Learn from outstanding scholars and committed mentors: Professor Toni Barstis and Diana Vega Pantoja
If you wanted to describe chemistry Professor Toni Barstis in laboratory terms, you’d call her a catalyst—someone who enables significant change. Or maybe you’d call her a supercharged ion sharing her energy.
Either way, students who interact with this dynamic professor find themselves changed, charged, and on fire for science. In many cases, working with Barstis has inspired students to choose chemistry as a career.
“I can’t imagine a more supportive, energetic, and demanding mentor than Dr. Barstis,” says chemistry major Diana Vega Pantoja, Class of 2013. “She believes in us and pushes us to achieve our highest potential. She goes out of her way to help us and will even meet on Sundays. She is passionate about getting women interested in science in general, not only chemistry.”
“She believes in us and pushes us to achieve our highest potential."
Like all Saint Mary’s professors, Barstis not only teaches classes, she serves as an ardent mentor to students, partnering with them in research, connecting them to internships and fellowships, and guiding and encouraging their discovery of the chemical world.
“To me, teaching is just as important as my research,” says Barstis. “It’s invigorating every day to work with these brilliant young women. I am in awe of their talent, enthusiasm, and determination to use science to improve our world.”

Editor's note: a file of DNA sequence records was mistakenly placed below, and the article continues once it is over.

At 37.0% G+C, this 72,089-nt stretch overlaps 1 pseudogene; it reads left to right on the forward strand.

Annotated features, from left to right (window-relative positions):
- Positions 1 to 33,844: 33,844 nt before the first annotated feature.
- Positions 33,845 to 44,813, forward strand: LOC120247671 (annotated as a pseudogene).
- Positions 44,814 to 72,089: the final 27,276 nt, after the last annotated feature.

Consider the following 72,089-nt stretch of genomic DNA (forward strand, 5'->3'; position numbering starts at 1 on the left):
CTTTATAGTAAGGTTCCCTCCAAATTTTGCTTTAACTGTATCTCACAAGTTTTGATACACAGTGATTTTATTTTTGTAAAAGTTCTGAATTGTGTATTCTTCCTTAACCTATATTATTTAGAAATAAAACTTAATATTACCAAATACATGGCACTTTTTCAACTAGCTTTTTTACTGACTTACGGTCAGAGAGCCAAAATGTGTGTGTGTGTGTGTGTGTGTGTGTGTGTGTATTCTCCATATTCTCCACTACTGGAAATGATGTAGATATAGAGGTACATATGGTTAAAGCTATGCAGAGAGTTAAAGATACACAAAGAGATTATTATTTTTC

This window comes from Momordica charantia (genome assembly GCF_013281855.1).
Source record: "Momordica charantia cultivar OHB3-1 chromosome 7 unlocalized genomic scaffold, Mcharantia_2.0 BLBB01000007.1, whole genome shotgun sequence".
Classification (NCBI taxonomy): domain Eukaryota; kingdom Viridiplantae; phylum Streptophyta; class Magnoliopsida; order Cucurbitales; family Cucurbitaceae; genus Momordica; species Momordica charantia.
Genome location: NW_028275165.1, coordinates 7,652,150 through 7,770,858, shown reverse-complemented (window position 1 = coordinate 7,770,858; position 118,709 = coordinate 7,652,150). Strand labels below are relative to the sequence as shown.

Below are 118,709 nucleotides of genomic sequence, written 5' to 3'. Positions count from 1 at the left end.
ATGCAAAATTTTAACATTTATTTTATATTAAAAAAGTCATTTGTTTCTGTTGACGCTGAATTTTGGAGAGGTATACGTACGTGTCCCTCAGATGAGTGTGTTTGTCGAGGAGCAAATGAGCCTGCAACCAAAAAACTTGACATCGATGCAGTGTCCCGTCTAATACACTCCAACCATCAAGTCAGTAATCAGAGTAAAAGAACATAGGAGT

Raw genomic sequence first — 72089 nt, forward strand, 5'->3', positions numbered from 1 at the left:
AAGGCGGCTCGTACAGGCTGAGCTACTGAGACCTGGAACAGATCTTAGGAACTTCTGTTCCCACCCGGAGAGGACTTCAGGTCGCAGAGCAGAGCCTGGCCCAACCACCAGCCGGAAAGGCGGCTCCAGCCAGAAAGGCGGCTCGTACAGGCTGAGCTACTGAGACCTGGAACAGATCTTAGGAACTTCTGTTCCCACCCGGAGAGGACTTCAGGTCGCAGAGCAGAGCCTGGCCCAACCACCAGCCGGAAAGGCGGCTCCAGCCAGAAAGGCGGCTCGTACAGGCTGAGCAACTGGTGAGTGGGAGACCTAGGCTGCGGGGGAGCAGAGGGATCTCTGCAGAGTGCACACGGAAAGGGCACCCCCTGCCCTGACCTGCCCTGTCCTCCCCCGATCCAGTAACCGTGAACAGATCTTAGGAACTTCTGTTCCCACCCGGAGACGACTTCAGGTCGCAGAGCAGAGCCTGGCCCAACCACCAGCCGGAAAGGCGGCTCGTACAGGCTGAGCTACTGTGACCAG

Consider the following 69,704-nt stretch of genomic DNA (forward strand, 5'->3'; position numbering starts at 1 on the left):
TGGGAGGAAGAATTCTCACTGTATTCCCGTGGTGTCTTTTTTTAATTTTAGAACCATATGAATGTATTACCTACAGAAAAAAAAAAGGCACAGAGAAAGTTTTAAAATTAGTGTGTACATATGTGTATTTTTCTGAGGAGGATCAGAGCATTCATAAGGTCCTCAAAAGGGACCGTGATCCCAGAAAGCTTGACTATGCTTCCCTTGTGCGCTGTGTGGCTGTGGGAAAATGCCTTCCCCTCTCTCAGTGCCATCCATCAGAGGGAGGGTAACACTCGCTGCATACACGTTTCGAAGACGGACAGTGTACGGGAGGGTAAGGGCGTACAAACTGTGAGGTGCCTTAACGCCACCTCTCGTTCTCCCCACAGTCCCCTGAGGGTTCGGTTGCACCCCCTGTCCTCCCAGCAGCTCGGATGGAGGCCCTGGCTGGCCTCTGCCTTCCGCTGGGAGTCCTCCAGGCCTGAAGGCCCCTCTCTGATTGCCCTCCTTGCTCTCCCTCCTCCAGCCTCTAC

And Barstis's influence on students is outstanding. Since 1993, she has served as academic advisor and mentor to 45 students. Not only did all of them graduate, 24 have completed advanced degrees, including 19 who have completed or are in the process of completing doctoral programs. Furthermore, her former students have completed 55 scholarly publications.
In addition to advising, Barstis connects students with hands-on opportunities. For example, she guided Diana and several other students this summer in a prestigious 10-week nanotechnology fellowship through the University of Notre Dame. They worked on developing methods to detect counterfeit medicines in third world countries. “It was an amazing experience, especially because our research has the potential to save lives,” Diana says.
Barstis also guides Diana through the Dual Degree in Engineering Program between Saint Mary’s and the University of Notre Dame. Diana will earn a bachelor’s degree in chemistry from Saint Mary’s and then enroll for a fifth year of study at Notre Dame to earn a second bachelor’s in chemical engineering. Barstis is the advisor for the program, coaching and encouraging the students through the rigorous curriculum. “Professor Barstis is not only totally committed to giving us the best education possible, she personally wants us to succeed and do good in the world,” Diana says. “She’s such an inspiration to future women scientists.”